How to Prepare Homeschoolers for SAT

By request: How to prepare homeschoolers for SAT.

How to Prepare Homeschoolers for SAT

How to Prepare Homeschoolers for SAT

For my homeschool high schoolers, one of the least favorite parts of these years was the dread of the SAT exam. Know any teens who feel the same?

A number of colleges have dropped SAT requirements for college entrance, relying more heavily on other things like college essays, recommendations or well-rounded high school transcripts. However, many colleges still want those SAT scores and often, those scores will determine access to some scholarships.

So, many teens will need to continue planning on taking the SAT. So how can you prepare your homeschoolers for the SAT?

How to prepare for SAT, from the early years of high school

If you think there may be a possibility of your homeschool high schooler taking the SAT, it is a wise idea to:

Have a rich vocabulary program

  • Your teen does not necessarily need a curriculum but they should work on Greek and Latin roots in some format
  • They should learn to mine vocabulary words from books and other reading material (make their own lists on flashcards or aides like quizlet).
    • This is one reason 7Sisters includes vocabulary lists from the book on our literature study guides
  • Play vocabulary games like vocabulary.com or freerice.com

Read for stamina and attention

Many popular novels are written at a seventh grade reading level. It is good for our teens to read modern literature, but it is not the best SAT prep. SAT reading questions will be at a much higher level. If teens are not trained to sustain attention with more dense or challenging material, they will be more likely to struggle on the test. SO, they need to:

Keep up with your Math studies

Do not fall behind in Math. Make sure your teens are comfortable using a College Board approved calculator and have basic math facts memorized.

Sign up for SAT Question of the Day

Hey, it’s free and gets teens accustomed to SAT terminology and question styles.

Take the PSAT 10

This is a PSAT test given for tenth graders in the spring of sophomore year. The main purposes of taking this test are:

  • Getting a hands-on experience with what it feels like to take a real SAT type test
  • To scare the pants off your teens, so they will study hard

Do FundaFunda Academy’s summer high school challenge

It’s fun and includes test prep.

How to prepare for SAT during junior year

This is the year to get busy!

Take the PSAT in the fall

In most cases, PSAT is simply practice for SAT in the spring. However, a few (very few) teens will earn a scholarship from National Merit Scholarship program. (More of my thoughts on PSAT here.)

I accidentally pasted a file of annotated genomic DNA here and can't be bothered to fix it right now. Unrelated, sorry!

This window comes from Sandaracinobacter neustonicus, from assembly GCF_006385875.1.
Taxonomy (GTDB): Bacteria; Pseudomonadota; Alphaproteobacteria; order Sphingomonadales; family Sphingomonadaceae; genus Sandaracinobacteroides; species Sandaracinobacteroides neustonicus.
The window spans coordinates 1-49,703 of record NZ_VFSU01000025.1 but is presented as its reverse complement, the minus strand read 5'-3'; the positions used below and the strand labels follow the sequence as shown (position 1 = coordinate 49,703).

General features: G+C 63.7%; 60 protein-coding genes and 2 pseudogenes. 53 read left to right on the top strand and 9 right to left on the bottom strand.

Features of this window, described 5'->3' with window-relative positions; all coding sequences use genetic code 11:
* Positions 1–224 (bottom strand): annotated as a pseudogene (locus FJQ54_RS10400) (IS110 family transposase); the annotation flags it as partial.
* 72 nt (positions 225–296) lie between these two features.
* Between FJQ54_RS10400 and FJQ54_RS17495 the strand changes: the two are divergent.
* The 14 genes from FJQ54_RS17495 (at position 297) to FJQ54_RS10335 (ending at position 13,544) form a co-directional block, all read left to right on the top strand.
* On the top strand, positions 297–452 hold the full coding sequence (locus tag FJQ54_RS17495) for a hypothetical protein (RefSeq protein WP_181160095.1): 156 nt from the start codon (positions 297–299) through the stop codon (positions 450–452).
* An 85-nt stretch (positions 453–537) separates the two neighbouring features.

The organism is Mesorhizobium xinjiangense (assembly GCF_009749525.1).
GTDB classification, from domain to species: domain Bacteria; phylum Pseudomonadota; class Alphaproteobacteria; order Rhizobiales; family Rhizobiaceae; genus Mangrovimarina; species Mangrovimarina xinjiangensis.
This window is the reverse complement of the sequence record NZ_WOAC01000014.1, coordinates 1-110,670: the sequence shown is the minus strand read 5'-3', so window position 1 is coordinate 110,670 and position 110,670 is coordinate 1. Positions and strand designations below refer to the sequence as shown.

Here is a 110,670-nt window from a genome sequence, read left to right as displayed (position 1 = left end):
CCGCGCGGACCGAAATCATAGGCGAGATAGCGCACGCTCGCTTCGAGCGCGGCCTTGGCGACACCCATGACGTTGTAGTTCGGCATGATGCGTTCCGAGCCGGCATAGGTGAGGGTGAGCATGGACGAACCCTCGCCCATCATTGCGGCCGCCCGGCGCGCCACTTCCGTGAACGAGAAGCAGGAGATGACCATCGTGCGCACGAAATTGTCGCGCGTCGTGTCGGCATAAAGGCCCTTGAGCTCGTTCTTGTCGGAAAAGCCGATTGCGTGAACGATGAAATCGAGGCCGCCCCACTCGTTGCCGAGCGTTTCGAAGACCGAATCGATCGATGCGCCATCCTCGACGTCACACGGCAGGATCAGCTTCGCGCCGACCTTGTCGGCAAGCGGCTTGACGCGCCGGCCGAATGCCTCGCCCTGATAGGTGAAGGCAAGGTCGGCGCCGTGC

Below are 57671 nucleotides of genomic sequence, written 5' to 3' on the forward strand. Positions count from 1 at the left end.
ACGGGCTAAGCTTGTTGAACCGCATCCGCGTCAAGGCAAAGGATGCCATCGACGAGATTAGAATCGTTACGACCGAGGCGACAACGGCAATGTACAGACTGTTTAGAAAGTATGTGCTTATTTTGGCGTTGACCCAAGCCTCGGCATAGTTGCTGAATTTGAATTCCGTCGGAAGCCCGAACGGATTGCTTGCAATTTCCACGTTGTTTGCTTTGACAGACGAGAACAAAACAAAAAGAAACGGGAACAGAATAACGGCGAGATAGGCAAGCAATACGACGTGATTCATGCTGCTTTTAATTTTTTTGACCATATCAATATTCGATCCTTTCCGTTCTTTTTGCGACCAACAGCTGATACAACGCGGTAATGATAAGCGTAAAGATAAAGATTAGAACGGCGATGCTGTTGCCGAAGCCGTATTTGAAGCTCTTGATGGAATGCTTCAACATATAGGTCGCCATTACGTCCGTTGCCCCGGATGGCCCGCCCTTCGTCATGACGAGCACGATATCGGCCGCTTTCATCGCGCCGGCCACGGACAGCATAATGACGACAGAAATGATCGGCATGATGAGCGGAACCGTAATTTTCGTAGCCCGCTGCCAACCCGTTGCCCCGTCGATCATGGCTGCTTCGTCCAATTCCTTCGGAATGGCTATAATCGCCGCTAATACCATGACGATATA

Know what to expect on test day. Your teen should be able to answer these:

  • How you will get there and times to leave and arrive?
  • Where all of your materials are (pen, calculator)?
  • What you will wear?
  • That you will need to practice deep breathing to calm down, at times!
  • Follow this checklist from College Board.
  • Apply all this to SAT, also.

Set up a study and prep timeline

Scheduling Backwards
Click image for full description.

Khan Academy offers several suggestions for planning SAT practice or use Scheduling Backwards

Work through a course or curriculum

Take a full-length practice test

College Board offers, for free, eight full-length practice tests (both online and paper)

Take SAT in the spring

Teens can wait until senior year to take SAT but it is often wisest to take it the first time in the spring of junior year. That way they have time to prepare if they need to take it again in the fall (aiming for a better score).

How to prepare for SAT during senior year

Repeat most of junior year again if they are taking SATs again.

Your teens can do this! Help them have faith in themselves.

(BTW- we are not affiliates of any of the resources listed above- except 7Sisters, of course.)

Read about what to look for in a great Algebra 1 course.

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Vicki Tillman

Blogger, curriculum developer at 7SistersHomeschool.com, counselor, life and career coach, SYMBIS guide, speaker, prayer person. 20+year veteran homeschool mom.

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